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Social media, the reshaping of communication and who controls how we talk to one another

The term Social Media refers to the use of web-based and mobile technologies to turn communication into an interactive dialogue. Andreas Kaplan and Michael Haenlein define social media as "a group of Internet-based applications that build on the ideological and technological foundations of Web 2.0, and that allow the creation and exchange of user-generated content." Social media are media for social interaction, as a superset beyond social communication. Enabled by ubiquitously accessible and scalable communication techniques, social media substantially change the way of communication between organizations, communities, as well as individuals.


WTF does that even mean? The term social media with this definition is truly focused on media - how we are communicated to and are suddenly empowered to communicate back to the powers which use the media.

It's then defined as a way to share content (information) with everyone.

So what does that all really mean? It means people can communicate with one another and with entities (companies and the like) freely.

Except we can't (or don't). We as groups of people have decided what communication platforms define us and our methods of communication. In much of the western world, Facebook and Twitter have won and the communication platforms of choice.

So what we really have is a communication platform facilitated by the vision and decisions of a few companies who control the channel. (Brief side note - I find it hilarious that social media revolutionized traditional media by allowing/forcing companies to engage in two way conversations only to find that we are beholden to new masters of the channels of communication.)

So what has been the overall effect? Platforms like Facebook and Twitter change group dynamics (Google+ may be headed more towards 'normality' but I honestly don't have any friends that actually use it to tell). Most people have groups of friends and you communicate to one another and as a group. However, Facebook and Twitter aren't naturally designed to mimic group discussions.

When I hang out with a bunch of friends, we all talk and share information with the group. Conversation builds naturally on top of the contributions of everyone. Context is understood.

But when I go online, I write a message to friend 1, like friend 2's photo, @friend3 thanks for the link, etc. My communication is fractured, any group context and dynamic is often lost and information goes from a many-to-many (M-M) to one-to-one (1-1).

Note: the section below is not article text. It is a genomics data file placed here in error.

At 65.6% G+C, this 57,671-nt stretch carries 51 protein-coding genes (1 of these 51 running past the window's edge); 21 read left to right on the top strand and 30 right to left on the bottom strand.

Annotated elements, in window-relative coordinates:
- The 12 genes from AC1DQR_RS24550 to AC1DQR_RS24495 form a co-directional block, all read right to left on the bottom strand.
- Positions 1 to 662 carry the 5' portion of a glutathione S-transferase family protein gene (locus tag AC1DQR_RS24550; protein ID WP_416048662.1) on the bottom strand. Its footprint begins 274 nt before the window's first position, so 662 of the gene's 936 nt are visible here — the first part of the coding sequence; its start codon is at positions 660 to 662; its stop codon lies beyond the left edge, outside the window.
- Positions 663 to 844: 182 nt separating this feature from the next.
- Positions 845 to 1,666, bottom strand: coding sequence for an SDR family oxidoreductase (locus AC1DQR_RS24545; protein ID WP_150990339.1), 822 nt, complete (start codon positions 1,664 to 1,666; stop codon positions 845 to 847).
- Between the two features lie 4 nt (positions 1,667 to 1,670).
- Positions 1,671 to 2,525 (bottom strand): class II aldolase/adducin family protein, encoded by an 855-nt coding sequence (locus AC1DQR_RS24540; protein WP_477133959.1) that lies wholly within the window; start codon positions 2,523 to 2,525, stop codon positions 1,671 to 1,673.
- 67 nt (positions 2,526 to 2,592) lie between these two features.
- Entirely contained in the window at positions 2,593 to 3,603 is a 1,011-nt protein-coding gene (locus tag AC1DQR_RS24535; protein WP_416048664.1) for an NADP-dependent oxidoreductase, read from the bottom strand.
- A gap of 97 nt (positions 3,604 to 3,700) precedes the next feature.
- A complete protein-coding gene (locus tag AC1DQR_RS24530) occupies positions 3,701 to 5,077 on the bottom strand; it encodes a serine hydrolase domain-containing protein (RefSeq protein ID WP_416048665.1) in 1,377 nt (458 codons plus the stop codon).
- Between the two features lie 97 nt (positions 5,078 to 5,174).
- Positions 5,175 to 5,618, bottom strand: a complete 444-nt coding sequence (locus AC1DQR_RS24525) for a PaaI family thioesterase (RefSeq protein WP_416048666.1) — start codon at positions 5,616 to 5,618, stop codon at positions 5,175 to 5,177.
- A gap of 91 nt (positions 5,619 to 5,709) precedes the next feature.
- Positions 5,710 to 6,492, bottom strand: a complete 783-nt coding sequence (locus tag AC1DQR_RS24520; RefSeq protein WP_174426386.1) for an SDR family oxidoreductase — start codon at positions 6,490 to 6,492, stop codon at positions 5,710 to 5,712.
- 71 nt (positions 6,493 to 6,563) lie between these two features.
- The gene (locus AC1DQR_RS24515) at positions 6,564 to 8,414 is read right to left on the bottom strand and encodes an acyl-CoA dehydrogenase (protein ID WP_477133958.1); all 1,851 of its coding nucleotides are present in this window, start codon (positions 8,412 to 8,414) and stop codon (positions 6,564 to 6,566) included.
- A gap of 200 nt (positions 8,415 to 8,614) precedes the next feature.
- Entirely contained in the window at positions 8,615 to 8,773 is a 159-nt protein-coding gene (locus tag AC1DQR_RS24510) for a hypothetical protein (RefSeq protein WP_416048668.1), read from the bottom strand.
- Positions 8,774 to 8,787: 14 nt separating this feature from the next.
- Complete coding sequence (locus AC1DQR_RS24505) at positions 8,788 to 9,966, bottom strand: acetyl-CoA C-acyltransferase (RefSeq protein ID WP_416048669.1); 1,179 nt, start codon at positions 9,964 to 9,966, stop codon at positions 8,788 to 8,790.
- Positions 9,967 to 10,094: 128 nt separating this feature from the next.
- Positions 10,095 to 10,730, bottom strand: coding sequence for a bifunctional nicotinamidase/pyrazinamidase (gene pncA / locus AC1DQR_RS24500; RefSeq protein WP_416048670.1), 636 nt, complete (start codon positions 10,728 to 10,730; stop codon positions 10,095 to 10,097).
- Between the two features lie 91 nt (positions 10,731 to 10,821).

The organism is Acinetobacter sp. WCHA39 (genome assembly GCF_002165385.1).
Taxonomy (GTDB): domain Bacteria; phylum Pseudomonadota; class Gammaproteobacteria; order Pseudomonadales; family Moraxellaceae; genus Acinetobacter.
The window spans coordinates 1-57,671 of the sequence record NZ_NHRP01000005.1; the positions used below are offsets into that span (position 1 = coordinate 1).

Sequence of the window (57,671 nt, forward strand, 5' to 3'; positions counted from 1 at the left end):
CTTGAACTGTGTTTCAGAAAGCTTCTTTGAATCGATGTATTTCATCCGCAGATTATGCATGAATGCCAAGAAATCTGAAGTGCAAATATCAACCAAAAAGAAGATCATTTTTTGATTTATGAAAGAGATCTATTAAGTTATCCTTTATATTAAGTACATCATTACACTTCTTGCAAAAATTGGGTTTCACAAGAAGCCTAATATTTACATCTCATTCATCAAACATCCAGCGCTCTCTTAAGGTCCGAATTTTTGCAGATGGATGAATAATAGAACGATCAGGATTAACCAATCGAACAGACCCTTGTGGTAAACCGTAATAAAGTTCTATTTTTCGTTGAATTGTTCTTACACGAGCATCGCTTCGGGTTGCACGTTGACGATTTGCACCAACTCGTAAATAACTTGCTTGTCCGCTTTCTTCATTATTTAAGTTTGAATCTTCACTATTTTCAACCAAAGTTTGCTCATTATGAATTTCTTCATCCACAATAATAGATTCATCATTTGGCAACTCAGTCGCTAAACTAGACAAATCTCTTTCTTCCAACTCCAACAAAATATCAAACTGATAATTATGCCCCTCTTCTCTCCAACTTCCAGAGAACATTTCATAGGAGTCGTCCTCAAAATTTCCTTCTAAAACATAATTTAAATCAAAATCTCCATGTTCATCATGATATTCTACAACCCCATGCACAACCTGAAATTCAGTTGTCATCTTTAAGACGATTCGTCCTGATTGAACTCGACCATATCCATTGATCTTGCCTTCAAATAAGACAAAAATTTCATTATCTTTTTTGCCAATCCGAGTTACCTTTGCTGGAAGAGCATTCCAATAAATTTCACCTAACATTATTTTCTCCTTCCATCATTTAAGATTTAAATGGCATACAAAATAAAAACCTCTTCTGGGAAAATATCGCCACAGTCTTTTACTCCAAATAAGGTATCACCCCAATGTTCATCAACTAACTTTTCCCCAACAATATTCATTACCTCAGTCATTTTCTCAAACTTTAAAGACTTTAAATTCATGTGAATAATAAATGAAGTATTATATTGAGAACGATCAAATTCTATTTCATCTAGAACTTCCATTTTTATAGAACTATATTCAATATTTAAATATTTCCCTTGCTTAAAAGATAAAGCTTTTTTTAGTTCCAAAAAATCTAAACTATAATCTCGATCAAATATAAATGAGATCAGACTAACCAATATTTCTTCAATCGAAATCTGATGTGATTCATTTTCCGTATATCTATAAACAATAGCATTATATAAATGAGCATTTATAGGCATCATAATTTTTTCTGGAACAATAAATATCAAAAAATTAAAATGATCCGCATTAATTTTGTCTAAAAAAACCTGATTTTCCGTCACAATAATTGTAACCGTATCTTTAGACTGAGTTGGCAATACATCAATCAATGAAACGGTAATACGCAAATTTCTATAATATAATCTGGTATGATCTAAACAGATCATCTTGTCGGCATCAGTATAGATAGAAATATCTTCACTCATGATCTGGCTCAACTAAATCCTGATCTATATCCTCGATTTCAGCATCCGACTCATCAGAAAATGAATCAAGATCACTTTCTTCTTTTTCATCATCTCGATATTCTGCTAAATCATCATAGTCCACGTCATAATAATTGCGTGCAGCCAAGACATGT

I also change the way I communicate, conversations start as one-to-many (1-M) because I write 'I just wrote an article about social media communication
' as my status. Who decides to read that, interact with that information is something I have no control over. In a group, everyone is listening (or pretending!) and it's natural to followup with an idea that is shared. However, online, that dynamic is lost for the most part. There is no guilt, shame or awkwardness because of non-interaction.

That last statement might sound like a good thing, but it's also bad. It means the ideas we want to discuss and get feedback from people may get ignored. Information we shared gets lost and forgotten. In fact, it may have never even been given a chance because of serendipity or an algorithm decided your friends wouldn't care and it didn't show up on their news feed (one-to-none communication!).

Now let me loop back around to group dynamics, what I have described is happening for each person in any group. So the effect is magnified many times over and the information and context of a group dynamic is lower for everyone (probably asymmetrically - there is always that one person who seems to stalk everything you do, even if you don't want them to but are too polite to say it).

There are ways people have worked or fixed the system to fit their needs better '@friend1 @friend2 @friend3 let's hang out tonight', 'I wish HBO would follow the caps around all season filming for 24/7 #hockey #caps.'

That doesn't change the fact we are fundamentally beholden to the platforms we have chosen to use. They dictate and control the way we find and consume information, and how we interact with other people.

Don't you ever wonder what got lost in the platform because normal communication with your friends, family and peers has been shifted to a select few defined platforms that work a certain way? We've certainly hit a period where technology has changed and continues to shape the way we communicate with one another, but I worry about who controls it.